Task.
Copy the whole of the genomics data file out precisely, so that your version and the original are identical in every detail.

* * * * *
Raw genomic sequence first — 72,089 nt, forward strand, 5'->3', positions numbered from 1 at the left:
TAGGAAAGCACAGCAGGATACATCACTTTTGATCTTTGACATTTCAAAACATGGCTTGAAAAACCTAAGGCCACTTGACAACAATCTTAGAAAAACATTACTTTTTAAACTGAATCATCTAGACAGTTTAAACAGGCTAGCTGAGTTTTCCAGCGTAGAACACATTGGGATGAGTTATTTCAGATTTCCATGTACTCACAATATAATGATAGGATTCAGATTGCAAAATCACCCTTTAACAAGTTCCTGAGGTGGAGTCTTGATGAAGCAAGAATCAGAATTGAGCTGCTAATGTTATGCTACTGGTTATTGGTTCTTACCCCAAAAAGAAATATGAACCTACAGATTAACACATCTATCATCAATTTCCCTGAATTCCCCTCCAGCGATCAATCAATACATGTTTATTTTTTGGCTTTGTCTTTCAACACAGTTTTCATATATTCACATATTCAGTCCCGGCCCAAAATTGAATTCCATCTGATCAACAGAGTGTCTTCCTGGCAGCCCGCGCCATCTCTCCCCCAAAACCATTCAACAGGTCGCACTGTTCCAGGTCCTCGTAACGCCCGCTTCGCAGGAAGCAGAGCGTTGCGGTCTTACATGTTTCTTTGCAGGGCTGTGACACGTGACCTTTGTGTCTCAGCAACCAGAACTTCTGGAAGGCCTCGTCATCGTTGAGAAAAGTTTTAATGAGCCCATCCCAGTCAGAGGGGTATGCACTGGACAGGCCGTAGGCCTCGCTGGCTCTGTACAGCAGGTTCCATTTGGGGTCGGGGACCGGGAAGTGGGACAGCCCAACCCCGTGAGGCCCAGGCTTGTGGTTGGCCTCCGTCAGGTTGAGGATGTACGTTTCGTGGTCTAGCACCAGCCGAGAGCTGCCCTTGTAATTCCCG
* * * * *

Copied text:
Raw genomic sequence first — 72,089 nt, forward strand, 5'->3', positions numbered from 1 at the left:
TAGGAAAGCACAGCAGGATACATCACTTTTGATCTTTGACATTTCAAAACATGGCTTGAAAAACCTAAGGCCACTTGACAACAATCTTAGAAAAACATTACTTTTTAAACTGAATCATCTAGACAGTTTAAACAGGCTAGCTGAGTTTTCCAGCGTAGAACACATTGGGATGAGTTATTTCAGATTTCCATGTACTCACAATATAATGATAGGATTCAGATTGCAAAATCACCCTTTAACAAGTTCCTGAGGTGGAGTCTTGATGAAGCAAGAATCAGAATTGAGCTGCTAATGTTATGCTACTGGTTATTGGTTCTTACCCCAAAAAGAAATATGAACCTACAGATTAACACATCTATCATCAATTTCCCTGAATTCCCCTCCAGCGATCAATCAATACATGTTTATTTTTTGGCTTTGTCTTTCAACACAGTTTTCATATATTCACATATTCAGTCCCGGCCCAAAATTGAATTCCATCTGATCAACAGAGTGTCTTCCTGGCAGCCCGCGCCATCTCTCCCCCAAAACCATTCAACAGGTCGCACTGTTCCAGGTCCTCGTAACGCCCGCTTCGCAGGAAGCAGAGCGTTGCGGTCTTACATGTTTCTTTGCAGGGCTGTGACACGTGACCTTTGTGTCTCAGCAACCAGAACTTCTGGAAGGCCTCGTCATCGTTGAGAAAAGTTTTAATGAGCCCATCCCAGTCAGAGGGGTATGCACTGGACAGGCCGTAGGCCTCGCTGGCTCTGTACAGCAGGTTCCATTTGGGGTCGGGGACCGGGAAGTGGGACAGCCCAACCCCGTGAGGCCCAGGCTTGTGGTTGGCCTCCGTCAGGTTGAGGATGTACGTTTCGTGGTCTAGCACCAGCCGAGAGCTGCCCTTGTAATTCCCG